The first Sunday of the AHCA (American Health Care Association) annual meeting is dubbed NCAL Day (National Center for Assisted Living). NCAL is the AHCA branch that is specifically focused on assisted living providers (more on this in a subsequent article).

The closing general session was a presentation by Dr. Peter Rabins who is best known as the author of the book “The 36-Hour Day.” He is a highly regarded expert on dementia. He closed his talk with three key takeaways, one of which (the last one) most of my senior living operator and developer readers will likely hate or strongly disagree with. These are not simply his opinions but are based on the best available current research.

#1 – There is modest evidence that psychosocial interventions improve quality of life

This is perhaps the best news of the three. Studies show that good programming does improve the quality of life for dementia residents. He specifically pointed to creating highly structured consistent days for residents and days that are highly personalized for the specific unique realities of each individual resident. He specifically noted that music seems to be a particularly powerful tool for improving quality of life.

#2 – There is no evidence that pharmacotherapy improves quality of life

This is particularly important because drug therapy is not a neutral intervention. The drugs that are commonly being used are powerful and often times dangerous. They are also expensive. They have significant side effects and can kill residents. This is pretty consistent with a broader push to reduce or eliminate psychotropic medications in both skilled and assisted living settings.

#3 – There is no evidence that environmental design improves quality of life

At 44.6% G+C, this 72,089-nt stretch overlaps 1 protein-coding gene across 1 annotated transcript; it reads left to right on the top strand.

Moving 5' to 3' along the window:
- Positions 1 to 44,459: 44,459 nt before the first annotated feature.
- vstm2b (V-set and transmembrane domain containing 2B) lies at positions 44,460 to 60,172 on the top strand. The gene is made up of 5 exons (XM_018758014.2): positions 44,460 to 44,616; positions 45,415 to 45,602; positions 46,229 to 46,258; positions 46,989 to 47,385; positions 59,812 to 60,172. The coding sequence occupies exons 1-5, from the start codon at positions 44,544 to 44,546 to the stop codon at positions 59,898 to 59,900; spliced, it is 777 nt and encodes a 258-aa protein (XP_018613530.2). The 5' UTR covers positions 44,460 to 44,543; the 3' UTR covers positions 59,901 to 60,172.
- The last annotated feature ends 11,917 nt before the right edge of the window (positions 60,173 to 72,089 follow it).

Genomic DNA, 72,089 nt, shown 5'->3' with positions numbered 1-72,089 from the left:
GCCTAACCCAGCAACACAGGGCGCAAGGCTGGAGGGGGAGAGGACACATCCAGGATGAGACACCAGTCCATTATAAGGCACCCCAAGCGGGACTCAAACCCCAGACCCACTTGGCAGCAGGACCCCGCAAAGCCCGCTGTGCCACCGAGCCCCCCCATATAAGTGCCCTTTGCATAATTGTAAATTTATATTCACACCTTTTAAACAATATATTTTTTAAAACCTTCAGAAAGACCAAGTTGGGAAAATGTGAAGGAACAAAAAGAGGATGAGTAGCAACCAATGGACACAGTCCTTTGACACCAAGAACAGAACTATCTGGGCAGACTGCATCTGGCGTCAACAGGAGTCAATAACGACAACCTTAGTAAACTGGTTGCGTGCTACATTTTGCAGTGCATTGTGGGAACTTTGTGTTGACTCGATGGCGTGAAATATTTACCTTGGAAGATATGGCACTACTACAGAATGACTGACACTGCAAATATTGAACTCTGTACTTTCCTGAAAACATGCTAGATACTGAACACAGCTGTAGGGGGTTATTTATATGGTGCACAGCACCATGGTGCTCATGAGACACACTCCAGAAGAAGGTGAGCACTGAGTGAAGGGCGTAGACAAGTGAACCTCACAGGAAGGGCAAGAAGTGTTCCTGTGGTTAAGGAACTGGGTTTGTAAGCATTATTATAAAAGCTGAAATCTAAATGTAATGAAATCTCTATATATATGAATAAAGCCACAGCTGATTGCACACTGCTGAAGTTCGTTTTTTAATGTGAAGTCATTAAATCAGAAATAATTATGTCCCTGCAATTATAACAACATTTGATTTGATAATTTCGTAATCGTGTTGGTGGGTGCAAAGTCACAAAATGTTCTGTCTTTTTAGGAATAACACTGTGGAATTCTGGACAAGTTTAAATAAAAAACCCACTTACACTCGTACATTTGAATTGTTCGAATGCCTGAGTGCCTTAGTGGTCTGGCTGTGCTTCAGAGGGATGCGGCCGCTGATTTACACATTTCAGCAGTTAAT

This is one of those areas where he wishes it were different. Many of you who are readers have spent considerable time and effort to design buildings, wings and units that incorporate the best thinking with respect to design for dementia. This includes lighting, colors, floor plans, way finding schemes . . . the list is long.

The proponents of these design elements spend a lot of time telling anecdotal stories about how these elements improve the quality of life for residents. The problem is that there is just no actual evidence that demonstrates they are right. Dr. Rabins postulates that the anecdotal evidence for higher quality of life is essentially the result of the placebo effect (my term not his). That people like working in these innovative environments, which likely means they are more focused on providing quality programs that, in turn, produce higher quality for residents.

The Good News . . . This could be viewed as good news if you are developing a new community and are still in the design phase. Saying that it does not improve quality of life for residents does not mean that dementia specific designs do not have value if they help the workflow and provide comfort to families and marketing advantage to operators.

This can also be great news for those of you who have older buildings that were not built to do special purpose dementia care. You have the ability to create a first-class program that will rival any special purpose-built dementia program.

Your turn, what do you think?

Steve Moran

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